Guide on What to look for bike frame material
The best frame material really depends on what you’re going to use the bike for, and what you want to prioritize. Is it low, weight or is it strength and durability, or is it the appearance of the bike.
A lot of people talk about steel frames being comfortable. They say there’s an inherent springiness or suspension in a steel frame, and that aluminium frames are too harsh or too rigid. That’s completely not trueThat’s a bit of a myth that’s built up around the whole kind of “steel is real” and “steel is better” and “steel bikes are much more comfortable”, and I’ll show you exactly why. For a frame to be comfortable or to have any degree of suspension or flexiness it has to be able to flex or to bend in a vertical direction, and the only way that a frame can actually do this is if it’s broken. That sounds surprising but because the front and the rear triangles of the bike frame are completely triangulated there’s no way that they can flex. There’s no way that they can absorb a vertical bump from the road unless the frame is actually broken.
The supposed comfort of a steel frame, the supposed flexiness or built-in suspension of of a steel frame is actually entirely in the fork. Because the fork is only attached at the top, it’s effectively a long lever and so there’s a lot of flex possible in both the fork and the steerer tube. That gives a high degree of vertical flex exactly where you want it for suspension. So a steel frame isn’t any more comfortable What you want from the frame is stiffness and strength to be able to carry luggage and to resist pedaling forces particularly when you’re accelerating or going uphill.
The advantages of an aluminium frame are twofold. The first is that aluminium is a much lighter material. The second advantage of an aluminium frame is that when it’s correctly designed it’s a lot stiffer than a steel frame. Now I’ve heard people say that for a expedition bike or for a touring bike there’s going to be used for a round-the-world trip they would always choose steel because at least if the worst comes to the worst, steel can be repaired. Aluminium, because it needs expensive industrial heat-treating after it’s been welded, basically can’t be repaired if it ever breaks.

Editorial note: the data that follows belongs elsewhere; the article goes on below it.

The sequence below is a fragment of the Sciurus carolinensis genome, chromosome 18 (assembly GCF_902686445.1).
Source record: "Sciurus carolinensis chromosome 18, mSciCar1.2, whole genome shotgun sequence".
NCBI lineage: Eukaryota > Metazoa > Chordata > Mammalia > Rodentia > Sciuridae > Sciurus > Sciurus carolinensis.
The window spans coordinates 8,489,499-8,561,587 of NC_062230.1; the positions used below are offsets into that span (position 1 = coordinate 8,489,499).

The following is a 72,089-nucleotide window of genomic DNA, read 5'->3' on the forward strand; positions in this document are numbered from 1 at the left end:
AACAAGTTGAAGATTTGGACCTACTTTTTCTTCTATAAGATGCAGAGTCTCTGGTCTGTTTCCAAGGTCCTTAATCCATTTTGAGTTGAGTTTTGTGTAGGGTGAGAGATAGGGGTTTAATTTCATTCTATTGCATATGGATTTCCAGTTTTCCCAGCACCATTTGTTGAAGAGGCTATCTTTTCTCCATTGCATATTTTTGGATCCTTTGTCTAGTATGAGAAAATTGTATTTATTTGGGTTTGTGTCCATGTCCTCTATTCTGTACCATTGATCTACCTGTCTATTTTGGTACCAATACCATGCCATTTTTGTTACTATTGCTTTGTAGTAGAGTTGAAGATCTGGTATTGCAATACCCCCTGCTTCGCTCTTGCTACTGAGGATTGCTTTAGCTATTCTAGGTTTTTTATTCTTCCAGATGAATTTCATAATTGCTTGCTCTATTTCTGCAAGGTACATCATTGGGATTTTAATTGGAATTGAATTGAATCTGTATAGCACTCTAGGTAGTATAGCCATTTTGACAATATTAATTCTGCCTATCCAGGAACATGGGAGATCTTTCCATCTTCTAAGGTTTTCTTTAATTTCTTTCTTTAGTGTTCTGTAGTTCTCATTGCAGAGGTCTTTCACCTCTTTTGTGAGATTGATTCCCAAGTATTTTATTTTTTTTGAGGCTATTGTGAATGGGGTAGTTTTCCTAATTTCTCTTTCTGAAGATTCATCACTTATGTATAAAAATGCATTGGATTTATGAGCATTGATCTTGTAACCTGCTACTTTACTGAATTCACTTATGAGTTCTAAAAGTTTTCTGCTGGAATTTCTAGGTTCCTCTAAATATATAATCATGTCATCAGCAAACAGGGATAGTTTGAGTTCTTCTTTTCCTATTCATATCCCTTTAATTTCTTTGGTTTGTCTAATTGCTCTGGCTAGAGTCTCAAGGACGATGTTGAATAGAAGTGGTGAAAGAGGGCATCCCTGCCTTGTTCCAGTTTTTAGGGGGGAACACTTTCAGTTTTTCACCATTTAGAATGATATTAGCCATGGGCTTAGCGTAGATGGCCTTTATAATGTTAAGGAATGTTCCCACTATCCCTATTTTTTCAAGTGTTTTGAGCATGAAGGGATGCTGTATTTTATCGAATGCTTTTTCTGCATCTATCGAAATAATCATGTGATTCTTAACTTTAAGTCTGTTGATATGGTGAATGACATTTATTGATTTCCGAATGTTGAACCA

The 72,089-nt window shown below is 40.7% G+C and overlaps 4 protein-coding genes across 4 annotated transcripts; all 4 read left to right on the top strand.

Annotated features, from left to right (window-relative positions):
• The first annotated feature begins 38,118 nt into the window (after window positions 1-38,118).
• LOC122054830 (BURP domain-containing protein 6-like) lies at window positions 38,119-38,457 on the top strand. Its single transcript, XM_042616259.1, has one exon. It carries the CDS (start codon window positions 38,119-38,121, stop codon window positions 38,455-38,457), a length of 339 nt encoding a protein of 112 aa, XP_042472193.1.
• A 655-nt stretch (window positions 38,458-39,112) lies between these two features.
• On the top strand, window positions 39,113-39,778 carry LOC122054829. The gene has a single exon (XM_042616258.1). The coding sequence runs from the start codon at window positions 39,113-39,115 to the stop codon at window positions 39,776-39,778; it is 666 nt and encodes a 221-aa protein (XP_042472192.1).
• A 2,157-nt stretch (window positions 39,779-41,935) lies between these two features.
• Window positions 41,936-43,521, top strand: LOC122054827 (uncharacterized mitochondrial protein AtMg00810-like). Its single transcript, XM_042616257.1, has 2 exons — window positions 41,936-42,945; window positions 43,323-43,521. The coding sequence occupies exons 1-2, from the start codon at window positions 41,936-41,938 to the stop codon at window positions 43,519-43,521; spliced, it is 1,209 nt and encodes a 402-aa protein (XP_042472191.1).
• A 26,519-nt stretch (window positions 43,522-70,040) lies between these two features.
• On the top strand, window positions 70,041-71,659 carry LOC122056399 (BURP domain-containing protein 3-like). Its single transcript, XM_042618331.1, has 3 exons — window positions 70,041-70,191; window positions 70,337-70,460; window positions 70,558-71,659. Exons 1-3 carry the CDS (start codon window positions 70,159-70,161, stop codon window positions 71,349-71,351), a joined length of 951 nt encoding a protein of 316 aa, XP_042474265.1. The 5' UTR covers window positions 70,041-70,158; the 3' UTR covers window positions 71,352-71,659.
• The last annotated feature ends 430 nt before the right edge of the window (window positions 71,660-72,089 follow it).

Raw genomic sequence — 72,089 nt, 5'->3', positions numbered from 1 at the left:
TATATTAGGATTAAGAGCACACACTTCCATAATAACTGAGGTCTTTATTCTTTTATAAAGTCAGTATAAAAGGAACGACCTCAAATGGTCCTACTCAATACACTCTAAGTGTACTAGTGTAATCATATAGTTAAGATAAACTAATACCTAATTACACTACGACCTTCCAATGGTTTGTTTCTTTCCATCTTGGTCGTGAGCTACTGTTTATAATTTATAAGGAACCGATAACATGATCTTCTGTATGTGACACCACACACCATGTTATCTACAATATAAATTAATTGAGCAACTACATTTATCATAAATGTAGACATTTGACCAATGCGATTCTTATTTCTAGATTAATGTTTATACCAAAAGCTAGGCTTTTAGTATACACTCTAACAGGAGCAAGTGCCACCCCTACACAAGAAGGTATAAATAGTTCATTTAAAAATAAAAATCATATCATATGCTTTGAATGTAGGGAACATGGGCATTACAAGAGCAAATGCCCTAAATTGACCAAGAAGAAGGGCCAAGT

The problem is that a steel bike frame of any quality is going to be very thin walled tubing and a pretty specialized alloy of steel which is very difficult to weld. Anybody who’s used to working on farmyard equipment or welding car chassis, or that sort of place where you would take the bike to be repaired if you were stuck in the middle of nowhere isn’t going to have any more luck welding steel than they are welding aluminium because the type of steel that quality bike frames are made out of needs very skilled, pretty low temperature brazing rather than agricultural welding technologies. So for the best of both worlds. On the one hand we’ve gone for an aluminium frame which is both lighter and stiffer, but on the other hand we’ve gone for a steel fork which does give a nice degree of built-in suspension through its inherent flexibility.
Being born and raised in California, USA, Danny is your typical very competitive cyclist. He does have lots of experience in fixing bikes of all kinds, including gears, chainrings, and he’s a self-taught expert in PSI elements (Pounds per Square Inch) for all types of bike tires. Thanks to a previous PhD degree in engineering and research programs across USA, Europe and Australia in which he participated, Danny uses his in-depth knowledge in improving his own bikes but also to test different products and harness their full potential. For the last 7 years he has also competed at different sized cycling tours and across period 2014-2019 Danny won awards in USA, different countries across Europe and Australia.